Review – “The Ropes” – Good for Grapes

reviewed by Eleni Armenakis12096036_860050334064127_9105744516908654194_n

Two years and over one hundred thousand dollars can do great things for a band, as Good for Grapes has learned since their debut. The Ropes, their follow up to 2013’s Man on the Page, is a punchy, raucous and deeply satisfying successor to their folk-fuelled entrance.

The extra cash, new members and a chance to work with producer Howard Redekopp (the New Pornographers, Tegan and Sara, 54-40, Mother Mother) all led to a few creative flourishes—channeling a bit more classic rock and an unabashed country flair on certain notes. But their folk roots—which helped them skyrocket to the top of a number of band competitions and garnered them the Peak Performance Project and winnings—are happily still front and centre.

The measured build of “Gethsemane Blues” and its pub-party chorus showcase how effusive that new fusion can be. It’s a seven-minute wunderkind of a song that marches, explodes and then flips itself into totally different genres as it riffs on the guitar and plucks out a country twang.

There are hints of Simon & Garfunkel, nods to Oasis’ less scandalous years and even a rum-running finale on “Visions.” Meanwhile, songs like “Time and Time Again” lay the emphasis on lead singer, guitarist and songwriter Daniel McBurnie’s voice as he eases up on some of their trademark folk-stomp to churn out a heart-broken ballad or delve into adventure turned introspection.

In fact, aside from their refreshingly modern take on some classic coastal folk, it’s the mid-song turn that emerges as a staple of The Ropes. McBurnie credits the infusion of sounds to the sextet’s assorted tastes, but the natural flexibility on show makes for another draw as the album dips and swoops through that range smoother than most and with a welcome break from rote.

But lest some old fans be worried, that folk-stomp is still the main allure, and the sense that there’s a good party up ahead never falters. The band’s habit of punching upwards by joining in for the chorus continues bring in that extra kick—giving each song its rousing moment and occasionally reaching nearly anthemic proportions. Still, the added variety, the surprising shifts and an equal ability to step back make their own rewards—and make for an equally sweet return on the rewards the band has already reaped.

Top Tracks: “Gestsemane Blues”; “Nightmares”

Rating: Hunting Call (Excellent) + *swoop*

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Premiere: Jennifer Budd – “The Colonel”


As Jennifer Budd approaches the Nov. 13 release of her debut LP Lip Service, she’s currently tiding us over with a 135-second song that will give you a lot to think about.

As Budd describes “The Colonel”:

My focus for “The Colonel” was merely based on story. You can read the same story a million times and derive a different antidote each read. I wanted listeners to try to piece together the four-character (Winston, Sarah, the Colonel, and the narrator) story from all angles, perspectives, and motives, and try to approach each character with understanding.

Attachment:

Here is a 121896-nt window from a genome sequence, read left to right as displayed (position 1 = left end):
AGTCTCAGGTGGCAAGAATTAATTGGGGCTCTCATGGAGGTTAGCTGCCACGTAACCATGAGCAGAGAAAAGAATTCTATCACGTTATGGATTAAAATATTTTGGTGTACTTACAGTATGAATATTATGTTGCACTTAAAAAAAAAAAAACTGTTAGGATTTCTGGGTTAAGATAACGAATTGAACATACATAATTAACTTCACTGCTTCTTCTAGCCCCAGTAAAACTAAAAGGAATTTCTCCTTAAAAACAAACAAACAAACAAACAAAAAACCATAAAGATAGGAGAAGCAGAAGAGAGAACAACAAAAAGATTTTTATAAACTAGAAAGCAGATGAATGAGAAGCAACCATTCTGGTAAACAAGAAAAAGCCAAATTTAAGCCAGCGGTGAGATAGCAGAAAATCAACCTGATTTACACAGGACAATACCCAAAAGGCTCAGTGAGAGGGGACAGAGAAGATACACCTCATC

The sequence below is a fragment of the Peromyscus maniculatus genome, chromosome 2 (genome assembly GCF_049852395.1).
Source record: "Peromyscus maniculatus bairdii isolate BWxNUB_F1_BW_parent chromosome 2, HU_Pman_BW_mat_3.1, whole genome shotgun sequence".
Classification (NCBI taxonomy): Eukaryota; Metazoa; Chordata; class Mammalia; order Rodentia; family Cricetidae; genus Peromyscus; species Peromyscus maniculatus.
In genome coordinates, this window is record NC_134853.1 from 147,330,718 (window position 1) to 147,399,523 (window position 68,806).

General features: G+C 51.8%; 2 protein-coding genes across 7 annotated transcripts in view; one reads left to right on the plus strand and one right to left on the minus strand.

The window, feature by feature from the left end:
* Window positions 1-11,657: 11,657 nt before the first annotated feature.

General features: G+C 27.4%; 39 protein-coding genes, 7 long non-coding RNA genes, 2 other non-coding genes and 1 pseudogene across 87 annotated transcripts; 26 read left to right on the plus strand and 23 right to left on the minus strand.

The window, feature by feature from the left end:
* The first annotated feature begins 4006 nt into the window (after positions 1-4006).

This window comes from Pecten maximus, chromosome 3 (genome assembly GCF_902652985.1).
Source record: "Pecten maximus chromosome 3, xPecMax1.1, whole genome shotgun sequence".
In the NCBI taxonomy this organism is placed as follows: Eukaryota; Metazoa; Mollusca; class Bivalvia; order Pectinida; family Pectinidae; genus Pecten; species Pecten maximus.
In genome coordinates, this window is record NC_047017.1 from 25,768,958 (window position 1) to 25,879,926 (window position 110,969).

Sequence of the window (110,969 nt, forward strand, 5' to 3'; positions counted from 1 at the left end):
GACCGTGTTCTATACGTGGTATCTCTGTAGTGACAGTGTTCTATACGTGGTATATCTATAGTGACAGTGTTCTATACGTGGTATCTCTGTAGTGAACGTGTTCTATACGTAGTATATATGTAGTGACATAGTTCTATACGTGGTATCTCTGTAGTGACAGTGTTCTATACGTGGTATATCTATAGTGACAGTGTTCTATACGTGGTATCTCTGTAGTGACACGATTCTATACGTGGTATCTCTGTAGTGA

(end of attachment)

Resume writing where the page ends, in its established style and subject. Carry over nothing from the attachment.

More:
The song’s forward momentum never stops; a brilliant bass riff keeps the song kinetic, and as Budd moves into the chorus, some proud horns come into the mix, and later some frantic strings. Budd packs a lot of story into this short song, and it encourages multiple listenings to fully absorb the entire tale. Grayowl Point is happy to premiere this neo-soul jigsaw puzzle; check it out below.

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Review – “In Bloom” – Balacade

a3026669422_16reviewed by Laura Stanley

Andrew Reynolds (Balacade) is a daydreamer. He dreams of going back in time. He dreams of the future. He dreams of fame. He dreams of love. In Bloom is a vignette of all of these dreams, hazy around its edges due to Reynolds’ hoarse voice but its centre, the lyrics and pop style, is crystal clear. The record is not “another broken teenage dream” as Reynolds sings in “Familiar Scenes” but a complete vision.

Sonically, Balacade is hard to pin down. At times In Bloom sounds like something from a 90s alt-rock band (even its title seems to be a nod to the Nirvana song), at others, a 70s folk-rock band. While at other times it is very much a product of today, marked by the industrious DIY habits of contemporary (really) independent musicians and the anxieties that plague millennials. And in some songs all three sounds work together for particularly blissful moments.

Opener “Marquee Moon” is exactly one of these amalgamating moments. At its beginning, “Marquee Moon” transfixes with its simple and steady pop rhythm that caters to Reynolds 20-something anxieties – “I’ve only got 12 more payments before I’ve got hundreds more,” he sings. As the song progresses, Reynolds gracefully enters new heights with a harmonica melody reminiscent of decades past.

Diving in further, the playful balance Balacade strikes between past and present becomes more clear as he jumps decades under his steady pop makeup. In the opening lyric from the standout and most bubbly “Stripmall in the Sun,” Reynolds admits, “I was meant to be lost in the 70’s living in Topanga Canyon with you.” Echoing his yearning to go to the musician and hippie-haven, in “Roseville” Reynolds sings of growing up in the Michigan town in 1973. In “Movie Script Ending” (a nice reference to Death Cab For Cutie), a now 90s-era Reynolds is listening to his walkman and “thinking of a sunset sound.”